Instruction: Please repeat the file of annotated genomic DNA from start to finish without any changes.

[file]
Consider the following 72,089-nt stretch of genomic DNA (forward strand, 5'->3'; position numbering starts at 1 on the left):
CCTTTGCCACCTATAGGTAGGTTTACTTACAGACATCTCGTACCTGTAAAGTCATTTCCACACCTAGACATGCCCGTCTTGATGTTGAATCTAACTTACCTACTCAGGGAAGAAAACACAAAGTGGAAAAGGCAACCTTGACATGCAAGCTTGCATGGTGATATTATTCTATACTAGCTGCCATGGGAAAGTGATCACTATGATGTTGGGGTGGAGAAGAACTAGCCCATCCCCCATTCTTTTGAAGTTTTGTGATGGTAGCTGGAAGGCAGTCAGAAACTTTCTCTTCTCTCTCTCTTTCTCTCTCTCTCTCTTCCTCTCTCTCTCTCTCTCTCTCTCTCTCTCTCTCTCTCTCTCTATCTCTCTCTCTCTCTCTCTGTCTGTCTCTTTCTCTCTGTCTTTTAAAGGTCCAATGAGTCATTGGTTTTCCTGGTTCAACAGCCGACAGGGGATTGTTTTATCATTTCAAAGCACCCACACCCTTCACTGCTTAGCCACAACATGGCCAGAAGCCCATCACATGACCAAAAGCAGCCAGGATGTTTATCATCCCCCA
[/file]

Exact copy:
Consider the following 72,089-nt stretch of genomic DNA (forward strand, 5'->3'; position numbering starts at 1 on the left):
CCTTTGCCACCTATAGGTAGGTTTACTTACAGACATCTCGTACCTGTAAAGTCATTTCCACACCTAGACATGCCCGTCTTGATGTTGAATCTAACTTACCTACTCAGGGAAGAAAACACAAAGTGGAAAAGGCAACCTTGACATGCAAGCTTGCATGGTGATATTATTCTATACTAGCTGCCATGGGAAAGTGATCACTATGATGTTGGGGTGGAGAAGAACTAGCCCATCCCCCATTCTTTTGAAGTTTTGTGATGGTAGCTGGAAGGCAGTCAGAAACTTTCTCTTCTCTCTCTCTTTCTCTCTCTCTCTCTTCCTCTCTCTCTCTCTCTCTCTCTCTCTCTCTCTCTCTCTCTCTATCTCTCTCTCTCTCTCTCTGTCTGTCTCTTTCTCTCTGTCTTTTAAAGGTCCAATGAGTCATTGGTTTTCCTGGTTCAACAGCCGACAGGGGATTGTTTTATCATTTCAAAGCACCCACACCCTTCACTGCTTAGCCACAACATGGCCAGAAGCCCATCACATGACCAAAAGCAGCCAGGATGTTTATCATCCCCCA